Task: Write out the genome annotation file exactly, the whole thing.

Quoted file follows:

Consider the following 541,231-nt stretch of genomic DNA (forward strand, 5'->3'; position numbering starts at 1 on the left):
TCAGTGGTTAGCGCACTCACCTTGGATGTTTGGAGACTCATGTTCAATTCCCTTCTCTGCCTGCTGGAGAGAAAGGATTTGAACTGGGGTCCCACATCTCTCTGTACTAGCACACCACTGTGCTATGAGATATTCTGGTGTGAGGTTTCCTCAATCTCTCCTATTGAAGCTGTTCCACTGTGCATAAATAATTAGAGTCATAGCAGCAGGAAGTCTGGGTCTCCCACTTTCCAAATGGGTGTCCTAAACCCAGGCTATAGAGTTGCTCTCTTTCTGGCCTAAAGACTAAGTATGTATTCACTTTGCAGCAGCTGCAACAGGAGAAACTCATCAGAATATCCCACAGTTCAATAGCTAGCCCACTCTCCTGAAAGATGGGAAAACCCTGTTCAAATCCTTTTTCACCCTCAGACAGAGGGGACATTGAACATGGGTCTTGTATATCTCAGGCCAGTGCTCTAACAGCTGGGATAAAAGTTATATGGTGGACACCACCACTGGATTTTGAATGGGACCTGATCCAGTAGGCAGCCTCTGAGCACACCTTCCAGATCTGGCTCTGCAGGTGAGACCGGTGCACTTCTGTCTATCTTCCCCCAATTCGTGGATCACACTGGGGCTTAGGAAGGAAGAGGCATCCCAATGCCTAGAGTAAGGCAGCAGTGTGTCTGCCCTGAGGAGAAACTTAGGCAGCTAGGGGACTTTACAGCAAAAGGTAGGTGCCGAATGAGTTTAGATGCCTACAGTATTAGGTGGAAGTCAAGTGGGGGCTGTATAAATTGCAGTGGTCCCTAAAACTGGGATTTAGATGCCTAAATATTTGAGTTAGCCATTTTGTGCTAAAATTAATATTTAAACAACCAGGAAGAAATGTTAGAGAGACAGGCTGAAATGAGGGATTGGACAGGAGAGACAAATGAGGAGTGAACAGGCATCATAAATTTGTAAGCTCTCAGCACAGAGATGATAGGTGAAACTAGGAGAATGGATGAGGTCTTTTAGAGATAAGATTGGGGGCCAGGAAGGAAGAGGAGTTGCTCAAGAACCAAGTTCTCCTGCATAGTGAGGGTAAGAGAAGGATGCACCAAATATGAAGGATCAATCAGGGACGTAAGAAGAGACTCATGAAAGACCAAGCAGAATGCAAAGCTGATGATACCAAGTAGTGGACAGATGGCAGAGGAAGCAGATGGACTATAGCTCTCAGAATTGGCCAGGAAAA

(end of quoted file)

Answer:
Consider the following 541,231-nt stretch of genomic DNA (forward strand, 5'->3'; position numbering starts at 1 on the left):
TCAGTGGTTAGCGCACTCACCTTGGATGTTTGGAGACTCATGTTCAATTCCCTTCTCTGCCTGCTGGAGAGAAAGGATTTGAACTGGGGTCCCACATCTCTCTGTACTAGCACACCACTGTGCTATGAGATATTCTGGTGTGAGGTTTCCTCAATCTCTCCTATTGAAGCTGTTCCACTGTGCATAAATAATTAGAGTCATAGCAGCAGGAAGTCTGGGTCTCCCACTTTCCAAATGGGTGTCCTAAACCCAGGCTATAGAGTTGCTCTCTTTCTGGCCTAAAGACTAAGTATGTATTCACTTTGCAGCAGCTGCAACAGGAGAAACTCATCAGAATATCCCACAGTTCAATAGCTAGCCCACTCTCCTGAAAGATGGGAAAACCCTGTTCAAATCCTTTTTCACCCTCAGACAGAGGGGACATTGAACATGGGTCTTGTATATCTCAGGCCAGTGCTCTAACAGCTGGGATAAAAGTTATATGGTGGACACCACCACTGGATTTTGAATGGGACCTGATCCAGTAGGCAGCCTCTGAGCACACCTTCCAGATCTGGCTCTGCAGGTGAGACCGGTGCACTTCTGTCTATCTTCCCCCAATTCGTGGATCACACTGGGGCTTAGGAAGGAAGAGGCATCCCAATGCCTAGAGTAAGGCAGCAGTGTGTCTGCCCTGAGGAGAAACTTAGGCAGCTAGGGGACTTTACAGCAAAAGGTAGGTGCCGAATGAGTTTAGATGCCTACAGTATTAGGTGGAAGTCAAGTGGGGGCTGTATAAATTGCAGTGGTCCCTAAAACTGGGATTTAGATGCCTAAATATTTGAGTTAGCCATTTTGTGCTAAAATTAATATTTAAACAACCAGGAAGAAATGTTAGAGAGACAGGCTGAAATGAGGGATTGGACAGGAGAGACAAATGAGGAGTGAACAGGCATCATAAATTTGTAAGCTCTCAGCACAGAGATGATAGGTGAAACTAGGAGAATGGATGAGGTCTTTTAGAGATAAGATTGGGGGCCAGGAAGGAAGAGGAGTTGCTCAAGAACCAAGTTCTCCTGCATAGTGAGGGTAAGAGAAGGATGCACCAAATATGAAGGATCAATCAGGGACGTAAGAAGAGACTCATGAAAGACCAAGCAGAATGCAAAGCTGATGATACCAAGTAGTGGACAGATGGCAGAGGAAGCAGATGGACTATAGCTCTCAGAATTGGCCAGGAAAA